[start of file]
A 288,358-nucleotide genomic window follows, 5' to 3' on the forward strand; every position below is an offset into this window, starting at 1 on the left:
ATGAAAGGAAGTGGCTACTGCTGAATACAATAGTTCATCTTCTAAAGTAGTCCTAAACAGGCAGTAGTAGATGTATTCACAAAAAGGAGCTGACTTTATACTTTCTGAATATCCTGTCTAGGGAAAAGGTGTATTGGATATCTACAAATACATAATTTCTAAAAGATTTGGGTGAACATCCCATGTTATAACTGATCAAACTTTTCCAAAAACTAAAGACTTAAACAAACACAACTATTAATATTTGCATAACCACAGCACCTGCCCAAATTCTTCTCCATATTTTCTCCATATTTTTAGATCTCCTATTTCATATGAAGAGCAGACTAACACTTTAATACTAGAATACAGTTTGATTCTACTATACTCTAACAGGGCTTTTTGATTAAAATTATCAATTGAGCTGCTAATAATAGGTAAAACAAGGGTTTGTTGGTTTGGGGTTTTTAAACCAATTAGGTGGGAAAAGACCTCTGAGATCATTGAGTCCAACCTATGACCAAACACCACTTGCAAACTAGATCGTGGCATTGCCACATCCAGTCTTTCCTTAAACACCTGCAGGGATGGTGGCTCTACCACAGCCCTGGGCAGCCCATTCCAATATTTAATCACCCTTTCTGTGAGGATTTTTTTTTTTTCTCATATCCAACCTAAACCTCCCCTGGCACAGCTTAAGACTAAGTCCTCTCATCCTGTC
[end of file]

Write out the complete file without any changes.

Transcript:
A 288,358-nucleotide genomic window follows, 5' to 3' on the forward strand; every position below is an offset into this window, starting at 1 on the left:
ATGAAAGGAAGTGGCTACTGCTGAATACAATAGTTCATCTTCTAAAGTAGTCCTAAACAGGCAGTAGTAGATGTATTCACAAAAAGGAGCTGACTTTATACTTTCTGAATATCCTGTCTAGGGAAAAGGTGTATTGGATATCTACAAATACATAATTTCTAAAAGATTTGGGTGAACATCCCATGTTATAACTGATCAAACTTTTCCAAAAACTAAAGACTTAAACAAACACAACTATTAATATTTGCATAACCACAGCACCTGCCCAAATTCTTCTCCATATTTTCTCCATATTTTTAGATCTCCTATTTCATATGAAGAGCAGACTAACACTTTAATACTAGAATACAGTTTGATTCTACTATACTCTAACAGGGCTTTTTGATTAAAATTATCAATTGAGCTGCTAATAATAGGTAAAACAAGGGTTTGTTGGTTTGGGGTTTTTAAACCAATTAGGTGGGAAAAGACCTCTGAGATCATTGAGTCCAACCTATGACCAAACACCACTTGCAAACTAGATCGTGGCATTGCCACATCCAGTCTTTCCTTAAACACCTGCAGGGATGGTGGCTCTACCACAGCCCTGGGCAGCCCATTCCAATATTTAATCACCCTTTCTGTGAGGATTTTTTTTTTTTCTCATATCCAACCTAAACCTCCCCTGGCACAGCTTAAGACTAAGTCCTCTCATCCTGTC